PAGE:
The German government has pledged to accelerate the research into the provenance of the ‘Nazi treasure’ found in Munich. Following a call by the president of the World Jewish Congress, Ronald S. Lauder, in the newspaper ‘Die Welt’, Federal Government Spokesman Steffen Seibert said in Berlin on Monday: “We would like to advance much faster than before regarding the establishment of the origin of these art works. The government understands that the leaders of Jewish organizations are asking many questions right now because they often concern very old people who were victims of injustice.” Lauder wrote in ‘Die Welt’ on Monday that a quick publication of the entire find was needed.
"We want that works with an unclear history of acquisition... in consideration of the legal aspects of the ongoing investigation process, are immediately published," Seibert said. "We will announce further details on the procedure this week."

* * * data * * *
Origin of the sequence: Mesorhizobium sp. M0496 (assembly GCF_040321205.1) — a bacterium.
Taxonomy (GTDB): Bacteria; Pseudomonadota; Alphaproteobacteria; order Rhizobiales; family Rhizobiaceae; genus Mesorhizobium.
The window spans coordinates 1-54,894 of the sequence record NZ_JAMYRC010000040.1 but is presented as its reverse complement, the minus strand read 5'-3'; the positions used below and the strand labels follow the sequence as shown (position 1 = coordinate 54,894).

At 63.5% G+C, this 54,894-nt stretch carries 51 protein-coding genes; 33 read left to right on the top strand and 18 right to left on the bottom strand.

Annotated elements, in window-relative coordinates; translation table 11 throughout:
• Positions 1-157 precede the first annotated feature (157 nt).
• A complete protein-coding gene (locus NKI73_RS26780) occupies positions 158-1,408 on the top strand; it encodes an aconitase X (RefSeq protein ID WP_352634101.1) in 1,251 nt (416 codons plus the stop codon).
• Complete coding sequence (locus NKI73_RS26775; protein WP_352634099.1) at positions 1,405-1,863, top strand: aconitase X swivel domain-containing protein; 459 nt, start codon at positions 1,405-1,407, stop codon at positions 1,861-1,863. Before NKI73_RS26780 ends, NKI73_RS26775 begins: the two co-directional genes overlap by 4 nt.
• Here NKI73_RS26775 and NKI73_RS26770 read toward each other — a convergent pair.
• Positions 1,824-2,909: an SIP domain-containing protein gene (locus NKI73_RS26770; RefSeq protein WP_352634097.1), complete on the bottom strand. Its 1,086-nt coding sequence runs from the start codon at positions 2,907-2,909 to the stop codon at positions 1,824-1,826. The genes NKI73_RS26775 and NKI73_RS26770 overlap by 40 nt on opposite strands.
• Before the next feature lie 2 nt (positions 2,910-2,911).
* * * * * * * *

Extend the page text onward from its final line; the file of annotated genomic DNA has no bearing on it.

Lauder said in ‘Die Welt’ that time was now of the essence with possible heirs now elderly and that "injustice" would continue as long as clarity was lacking. "The German government must show these pictures," the WJC president was quoted as saying. "Valuable time has been wasted. Neither the possible claimants nor possible witnesses in the return process are getting any younger. Injustice will not be removed but continued so long as there is no clarity created about the owners." And Lauder warned that if nothing happened "we will raise the pressure".
Despite international calls, German prosecutors have refused to publish a full inventory of the works, citing a need for more time to fully catalog them and for discretion in their probe. They have launched an investigation on charges of tax evasion and misappropriation of assets against Cornelius Gurlitt, in whose Munich apartment the more than 1,400 works including paintings by Pablo Picasso, Pierre-Auguste Renoir and Henri Matisse were found in February 2012. The case only came to light last week in a magazine report.
Gurlitt is the son of Hildebrand Gurlitt, a powerful Nazi-era art dealer and collector who acquired the paintings in the 1930s and 1940s. Hildebrand Gurlitt had been tasked by the Nazis with selling works looted from Jewish collectors or seized as part of a crackdown on avant-garde, or what the Nazis termed "degenerate" art, in exchange for hard currency.